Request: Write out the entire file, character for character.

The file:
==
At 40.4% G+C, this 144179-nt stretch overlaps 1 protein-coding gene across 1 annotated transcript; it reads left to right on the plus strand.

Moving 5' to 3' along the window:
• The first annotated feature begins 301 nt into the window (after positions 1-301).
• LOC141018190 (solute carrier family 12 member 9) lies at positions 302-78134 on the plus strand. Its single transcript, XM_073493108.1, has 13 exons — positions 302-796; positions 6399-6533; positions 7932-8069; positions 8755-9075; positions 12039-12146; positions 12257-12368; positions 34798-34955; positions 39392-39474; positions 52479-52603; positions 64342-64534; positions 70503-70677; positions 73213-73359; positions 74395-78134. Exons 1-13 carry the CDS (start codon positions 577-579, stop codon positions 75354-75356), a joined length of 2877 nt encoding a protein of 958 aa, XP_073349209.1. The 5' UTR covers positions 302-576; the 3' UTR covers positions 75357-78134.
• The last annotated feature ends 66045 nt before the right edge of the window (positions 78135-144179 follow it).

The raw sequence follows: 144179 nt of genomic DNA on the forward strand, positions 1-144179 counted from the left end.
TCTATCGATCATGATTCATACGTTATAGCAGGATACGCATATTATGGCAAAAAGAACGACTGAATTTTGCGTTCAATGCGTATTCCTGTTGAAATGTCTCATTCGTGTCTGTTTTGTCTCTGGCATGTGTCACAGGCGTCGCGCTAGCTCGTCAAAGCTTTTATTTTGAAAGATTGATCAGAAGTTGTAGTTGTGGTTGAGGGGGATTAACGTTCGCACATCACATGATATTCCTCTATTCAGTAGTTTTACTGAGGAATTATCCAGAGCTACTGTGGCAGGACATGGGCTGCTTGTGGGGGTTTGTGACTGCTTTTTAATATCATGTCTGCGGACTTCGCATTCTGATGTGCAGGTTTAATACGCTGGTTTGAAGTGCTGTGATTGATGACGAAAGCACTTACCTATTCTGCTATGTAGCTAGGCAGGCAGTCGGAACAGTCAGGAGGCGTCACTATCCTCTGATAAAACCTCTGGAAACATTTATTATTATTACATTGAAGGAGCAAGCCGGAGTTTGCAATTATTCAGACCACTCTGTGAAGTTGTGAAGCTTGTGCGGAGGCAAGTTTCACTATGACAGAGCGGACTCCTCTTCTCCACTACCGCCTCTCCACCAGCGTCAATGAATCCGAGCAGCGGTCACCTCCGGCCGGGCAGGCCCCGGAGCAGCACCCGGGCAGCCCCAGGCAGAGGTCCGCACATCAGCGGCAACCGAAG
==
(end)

At 40.4% G+C, this 144179-nt stretch overlaps 1 protein-coding gene across 1 annotated transcript; it reads left to right on the plus strand.

Moving 5' to 3' along the window:
• The first annotated feature begins 301 nt into the window (after positions 1-301).
• LOC141018190 (solute carrier family 12 member 9) lies at positions 302-78134 on the plus strand. Its single transcript, XM_073493108.1, has 13 exons — positions 302-796; positions 6399-6533; positions 7932-8069; positions 8755-9075; positions 12039-12146; positions 12257-12368; positions 34798-34955; positions 39392-39474; positions 52479-52603; positions 64342-64534; positions 70503-70677; positions 73213-73359; positions 74395-78134. Exons 1-13 carry the CDS (start codon positions 577-579, stop codon positions 75354-75356), a joined length of 2877 nt encoding a protein of 958 aa, XP_073349209.1. The 5' UTR covers positions 302-576; the 3' UTR covers positions 75357-78134.
• The last annotated feature ends 66045 nt before the right edge of the window (positions 78135-144179 follow it).

The raw sequence follows: 144179 nt of genomic DNA on the forward strand, positions 1-144179 counted from the left end.
TCTATCGATCATGATTCATACGTTATAGCAGGATACGCATATTATGGCAAAAAGAACGACTGAATTTTGCGTTCAATGCGTATTCCTGTTGAAATGTCTCATTCGTGTCTGTTTTGTCTCTGGCATGTGTCACAGGCGTCGCGCTAGCTCGTCAAAGCTTTTATTTTGAAAGATTGATCAGAAGTTGTAGTTGTGGTTGAGGGGGATTAACGTTCGCACATCACATGATATTCCTCTATTCAGTAGTTTTACTGAGGAATTATCCAGAGCTACTGTGGCAGGACATGGGCTGCTTGTGGGGGTTTGTGACTGCTTTTTAATATCATGTCTGCGGACTTCGCATTCTGATGTGCAGGTTTAATACGCTGGTTTGAAGTGCTGTGATTGATGACGAAAGCACTTACCTATTCTGCTATGTAGCTAGGCAGGCAGTCGGAACAGTCAGGAGGCGTCACTATCCTCTGATAAAACCTCTGGAAACATTTATTATTATTACATTGAAGGAGCAAGCCGGAGTTTGCAATTATTCAGACCACTCTGTGAAGTTGTGAAGCTTGTGCGGAGGCAAGTTTCACTATGACAGAGCGGACTCCTCTTCTCCACTACCGCCTCTCCACCAGCGTCAATGAATCCGAGCAGCGGTCACCTCCGGCCGGGCAGGCCCCGGAGCAGCACCCGGGCAGCCCCAGGCAGAGGTCCGCACATCAGCGGCAACCGAAG